Lawmakers and law enforcement officials push for more mental health beds in northwest Wisconsin
Local law enforcement officials and lawmakers are working on legislation to expand mental health care in northwest Wisconsin.
Assembly Bill 443 would require the state Building Commission to award a $15,000,000 grant to HSHS Sacred Heart and HSHS St. Joseph’s Hospitals to add about 22 beds for mental health patients.
Under the bill, preference for the beds would be given to people under emergency detention and who are from 29 counties in northwest Wisconsin.
A similar proposal was made in June, but after being vetoed by Governor Evers, those involved are taking a new approach.
On Thursday, Altoona Police Chief Kelly Bakken testified in support of the bill in front of the Assembly State Affairs Committee in Madison.
“We need additional mental health beds and we need more regionalized areas with these mental health beds so we can better treat these patients,” Bakken says.
The bill states that having these new beds would greatly benefit Wisconsinites by making mental health treatment more accessible.
“Having a mental health facility closer that allows us to accommodate patients from our regions will allow those mental health patients to more quickly get that treatment,” Bakken says. “It’s not going to be tying up our officers as long and it will allow them to be by their support system.”
Bakken says oftentimes patients have to be transported to Winnebago, a state run mental health facility in Oshkosh, WI. This situation makes transporting a patient in a mental health crisis a six hour roundtrip drive for officers. Since Winnebago is not a hospital, officers also have to get medical clearance for patients in emergency detention, which can tack on hours to the process.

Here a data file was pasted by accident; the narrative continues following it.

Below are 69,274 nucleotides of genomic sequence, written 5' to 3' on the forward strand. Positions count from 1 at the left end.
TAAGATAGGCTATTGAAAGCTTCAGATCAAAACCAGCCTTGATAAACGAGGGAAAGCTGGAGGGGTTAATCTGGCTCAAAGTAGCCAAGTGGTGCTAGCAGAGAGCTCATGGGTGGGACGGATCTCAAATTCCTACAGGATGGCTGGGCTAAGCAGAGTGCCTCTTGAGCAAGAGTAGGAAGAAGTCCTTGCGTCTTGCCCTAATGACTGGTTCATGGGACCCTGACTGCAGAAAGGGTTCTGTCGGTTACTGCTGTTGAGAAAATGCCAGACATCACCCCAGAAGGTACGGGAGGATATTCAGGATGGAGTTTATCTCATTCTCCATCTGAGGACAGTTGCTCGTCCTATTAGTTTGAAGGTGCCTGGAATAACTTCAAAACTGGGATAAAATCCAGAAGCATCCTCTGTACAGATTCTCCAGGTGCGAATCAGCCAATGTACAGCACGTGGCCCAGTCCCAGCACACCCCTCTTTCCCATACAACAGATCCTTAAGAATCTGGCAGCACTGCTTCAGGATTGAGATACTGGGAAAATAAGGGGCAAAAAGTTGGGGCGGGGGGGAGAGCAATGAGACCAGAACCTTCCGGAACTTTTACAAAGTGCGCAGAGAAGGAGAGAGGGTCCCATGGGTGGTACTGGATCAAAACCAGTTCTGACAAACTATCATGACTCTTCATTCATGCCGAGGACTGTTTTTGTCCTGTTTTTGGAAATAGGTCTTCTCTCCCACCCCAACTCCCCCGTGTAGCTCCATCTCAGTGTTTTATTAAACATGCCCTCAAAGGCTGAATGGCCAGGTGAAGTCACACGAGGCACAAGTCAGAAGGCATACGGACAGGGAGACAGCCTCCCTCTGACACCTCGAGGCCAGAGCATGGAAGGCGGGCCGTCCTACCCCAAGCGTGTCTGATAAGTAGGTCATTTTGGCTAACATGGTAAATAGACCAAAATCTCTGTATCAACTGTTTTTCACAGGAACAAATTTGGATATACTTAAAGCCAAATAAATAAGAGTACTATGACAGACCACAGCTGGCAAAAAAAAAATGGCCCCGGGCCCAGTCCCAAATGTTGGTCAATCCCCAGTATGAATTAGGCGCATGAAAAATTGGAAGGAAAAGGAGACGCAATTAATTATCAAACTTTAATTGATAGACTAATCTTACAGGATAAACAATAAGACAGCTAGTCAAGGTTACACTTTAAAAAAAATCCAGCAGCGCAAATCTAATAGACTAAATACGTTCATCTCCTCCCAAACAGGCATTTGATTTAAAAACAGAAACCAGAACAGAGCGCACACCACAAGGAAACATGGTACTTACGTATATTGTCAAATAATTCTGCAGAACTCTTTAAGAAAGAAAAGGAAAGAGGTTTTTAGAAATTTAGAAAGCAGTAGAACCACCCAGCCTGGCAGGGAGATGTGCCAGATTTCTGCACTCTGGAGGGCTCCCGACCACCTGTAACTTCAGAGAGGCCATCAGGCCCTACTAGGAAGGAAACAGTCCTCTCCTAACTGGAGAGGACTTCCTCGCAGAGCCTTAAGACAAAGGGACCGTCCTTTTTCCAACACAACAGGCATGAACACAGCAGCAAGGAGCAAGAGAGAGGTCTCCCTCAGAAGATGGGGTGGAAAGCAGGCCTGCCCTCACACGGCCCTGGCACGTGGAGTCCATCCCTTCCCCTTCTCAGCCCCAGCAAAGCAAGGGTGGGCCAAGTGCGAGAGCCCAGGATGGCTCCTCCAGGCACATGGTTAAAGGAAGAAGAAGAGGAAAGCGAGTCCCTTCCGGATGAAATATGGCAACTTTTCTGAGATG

“For communities that have small departments, if they are sending their officers on a mental health transport those communities are left unprotected and now don’t have any staff working or if they do have staff working they are now called in for over time,” Bakken says.
Bakken says having more beds would put less strain on officers and mean for less time outside the communities they serve. She says a long drive to get treatment can also add stress for the person in a mental health crisis.
“When law enforcement are transporting people we are putting them in shackles, we are putting them in handcuffs, we are putting them in the back seat of our caged squad cars which is counterproductive to their mental health state in the first place,” Bakken says. “Then we are driving them hours upon hours away from their support systems, families, communities and things they need during these mental health crises.”
Bakken says while it would be ideal not to restrain people while they are in a mental health crisis, it is often necessary for both the officers and the individual. Spending less time in the transport would be a step closer to a more humanitarian approach to emergency detentions.
Sommer Miller, Vice President of Strategy at HSHS Sacred Heart & St Joseph’s Hospitals agrees that having more beds at the hospitals will benefit the community.
“This isn’t going to be the end all fix that we need but it is a step in the right direction,” Miller says. “We do community need assessments every three years and this is always at the top. Mental health is always at the top, this is a need our community has.”
With the bill, the adolescent mental health unit will move to HSHS St. Joseph’s Hospital in Chippewa Falls and the adult mental health unit will be at HSHS Sacred Heart Hospital in Eau Claire. The new layout will also allow the hospitals to maximize the use of their beds. Right now, there could be an open bed in a dual layout room, but if it is occupied by an adult, then they cannot admit an adolescent.
“If they have other issues presenting throughout their stay that would require medical attention for another reason they don’t have to be transferred we can take care of that here as well,” Miller says. “We have access to the full spectrum of care here because we are a full service hospital but because we are closer their support systems that are needed for long term success they can get here easier be a part of that recovery.”
The bill was introduced on September 13 by Representatives James, Summerfield, Tittl, Dittrich, Edming, Kulp, Kurtz, Magnafici, Oldenburg, Petryk, Pronschinske, Quinn, Rohrkaste, Skowronski, Spiros, Tusler and VanderMeer. It is being cosponsored by Senators Bernier, Tiffany, Schachtner, Smith, Stroebel, Testin and Wanggaard.
Before becoming law, the bill will have to be approved by both the House and the Senate, then approved by Governor Evers.